• ghuluw غلوّ(excessiveness),
  • tanattu’ تنطّو (transgressing; meticulous religiosity) and
  • tashdid تشدّد (strictness; austerity)

A close examination of such texts shows that Islam emphatically warns against, and discourages, ghuluw. Let us consider the following hadith:

“Beware of excessiveness in religion. [People] before you have perished as a result of [such] excessiveness.” (Musnad Ahmad) The people referred to above are the people of other religions, especially Ahl al Kitab [the People of the Book]; Jews and Christians and mainly the Christians. The Qur’an addresses these people:

{Say: O People of the Book! Exceed not in your religion the bounds [of what is proper], trespassing beyond the truth, nor follow the vain desires of people who went wrong in times gone by who misled many, and strayed [themselves] from the even Way.}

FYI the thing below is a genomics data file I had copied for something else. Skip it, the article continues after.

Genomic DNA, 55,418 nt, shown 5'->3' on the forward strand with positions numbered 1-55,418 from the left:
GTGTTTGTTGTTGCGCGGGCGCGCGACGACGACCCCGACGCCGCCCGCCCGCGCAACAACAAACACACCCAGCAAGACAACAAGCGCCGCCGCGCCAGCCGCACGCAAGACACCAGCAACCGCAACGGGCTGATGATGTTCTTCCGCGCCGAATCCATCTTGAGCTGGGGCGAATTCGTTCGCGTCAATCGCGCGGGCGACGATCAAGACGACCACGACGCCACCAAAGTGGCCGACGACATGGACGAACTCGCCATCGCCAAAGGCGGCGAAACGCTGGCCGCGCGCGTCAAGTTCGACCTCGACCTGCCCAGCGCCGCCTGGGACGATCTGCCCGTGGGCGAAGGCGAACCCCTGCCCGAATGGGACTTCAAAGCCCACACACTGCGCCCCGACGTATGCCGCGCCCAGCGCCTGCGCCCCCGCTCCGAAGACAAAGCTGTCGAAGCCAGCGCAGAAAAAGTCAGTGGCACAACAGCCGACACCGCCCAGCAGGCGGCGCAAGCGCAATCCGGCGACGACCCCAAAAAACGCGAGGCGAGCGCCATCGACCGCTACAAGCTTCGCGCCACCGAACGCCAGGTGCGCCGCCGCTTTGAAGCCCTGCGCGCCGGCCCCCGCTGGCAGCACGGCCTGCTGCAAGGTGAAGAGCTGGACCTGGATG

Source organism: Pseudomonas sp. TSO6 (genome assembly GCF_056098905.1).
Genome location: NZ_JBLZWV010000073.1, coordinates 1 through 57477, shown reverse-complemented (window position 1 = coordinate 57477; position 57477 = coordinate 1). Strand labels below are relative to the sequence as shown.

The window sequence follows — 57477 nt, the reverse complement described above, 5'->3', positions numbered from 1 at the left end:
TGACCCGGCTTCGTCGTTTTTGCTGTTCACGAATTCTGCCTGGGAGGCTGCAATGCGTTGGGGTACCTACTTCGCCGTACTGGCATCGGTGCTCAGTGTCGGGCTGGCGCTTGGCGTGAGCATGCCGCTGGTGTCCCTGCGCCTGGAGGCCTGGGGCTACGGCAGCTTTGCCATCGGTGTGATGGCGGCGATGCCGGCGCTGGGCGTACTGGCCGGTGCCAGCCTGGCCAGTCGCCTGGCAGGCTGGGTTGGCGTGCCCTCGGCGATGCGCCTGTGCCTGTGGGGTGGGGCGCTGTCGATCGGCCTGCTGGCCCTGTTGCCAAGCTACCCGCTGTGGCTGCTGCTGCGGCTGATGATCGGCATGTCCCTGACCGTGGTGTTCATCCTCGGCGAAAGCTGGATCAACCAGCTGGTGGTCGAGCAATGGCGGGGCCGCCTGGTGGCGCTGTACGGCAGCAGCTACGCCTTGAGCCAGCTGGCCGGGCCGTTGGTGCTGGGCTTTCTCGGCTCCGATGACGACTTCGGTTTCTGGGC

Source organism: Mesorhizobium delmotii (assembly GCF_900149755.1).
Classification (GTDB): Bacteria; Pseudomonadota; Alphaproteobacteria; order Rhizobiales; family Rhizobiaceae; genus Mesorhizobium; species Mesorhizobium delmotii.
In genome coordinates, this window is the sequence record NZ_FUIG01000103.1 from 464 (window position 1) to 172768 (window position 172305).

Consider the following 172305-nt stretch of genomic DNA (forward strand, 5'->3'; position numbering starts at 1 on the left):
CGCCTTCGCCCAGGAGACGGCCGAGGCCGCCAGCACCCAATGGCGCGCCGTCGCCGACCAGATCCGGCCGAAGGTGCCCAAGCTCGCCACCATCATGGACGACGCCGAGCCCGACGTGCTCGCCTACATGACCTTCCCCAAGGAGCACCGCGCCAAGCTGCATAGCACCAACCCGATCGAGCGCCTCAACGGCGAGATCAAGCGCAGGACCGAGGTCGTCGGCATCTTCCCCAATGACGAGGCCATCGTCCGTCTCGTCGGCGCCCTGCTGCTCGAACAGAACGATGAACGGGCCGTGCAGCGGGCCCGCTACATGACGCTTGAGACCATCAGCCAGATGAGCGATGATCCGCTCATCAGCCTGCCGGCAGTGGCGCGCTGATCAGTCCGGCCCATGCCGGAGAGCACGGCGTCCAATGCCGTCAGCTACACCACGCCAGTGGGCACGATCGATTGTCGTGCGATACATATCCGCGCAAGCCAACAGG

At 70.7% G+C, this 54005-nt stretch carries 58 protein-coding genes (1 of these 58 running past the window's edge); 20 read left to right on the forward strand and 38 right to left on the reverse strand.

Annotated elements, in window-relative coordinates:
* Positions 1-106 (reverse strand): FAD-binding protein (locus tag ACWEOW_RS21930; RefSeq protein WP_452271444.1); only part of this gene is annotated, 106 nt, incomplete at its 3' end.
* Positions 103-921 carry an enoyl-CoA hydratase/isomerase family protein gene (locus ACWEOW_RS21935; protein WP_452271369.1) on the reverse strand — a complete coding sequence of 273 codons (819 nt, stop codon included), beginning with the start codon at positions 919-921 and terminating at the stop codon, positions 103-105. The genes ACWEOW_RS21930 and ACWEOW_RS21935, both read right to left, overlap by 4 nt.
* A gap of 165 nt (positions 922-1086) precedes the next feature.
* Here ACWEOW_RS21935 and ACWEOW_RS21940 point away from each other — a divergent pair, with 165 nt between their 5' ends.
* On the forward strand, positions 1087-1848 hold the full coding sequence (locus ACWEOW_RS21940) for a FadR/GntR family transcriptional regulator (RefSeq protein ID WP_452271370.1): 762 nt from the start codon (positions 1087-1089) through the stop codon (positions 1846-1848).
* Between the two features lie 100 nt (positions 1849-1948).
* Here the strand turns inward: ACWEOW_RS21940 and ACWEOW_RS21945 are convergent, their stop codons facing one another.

Muslims have therefore been warned not to follow in their steps: he who learns from the mistakes of others indeed lives a happier life. Furthermore, the reason behind the above hadith is to alert us to the fact that ghuluw may stop up as an insignificant action which we then unwittingly allow to continue and develop into a menace.

After reaching Muzdalifah – during his last hajj – the Prophet (ﷺ) requested Ibn ‘Abbas to gather some stones for him. Ibn ‘Abbas selected small stones. Upon seeing the stones, the Prophet (ﷺ) approved of their size and said: “Yes, with such [stones do stone Satan].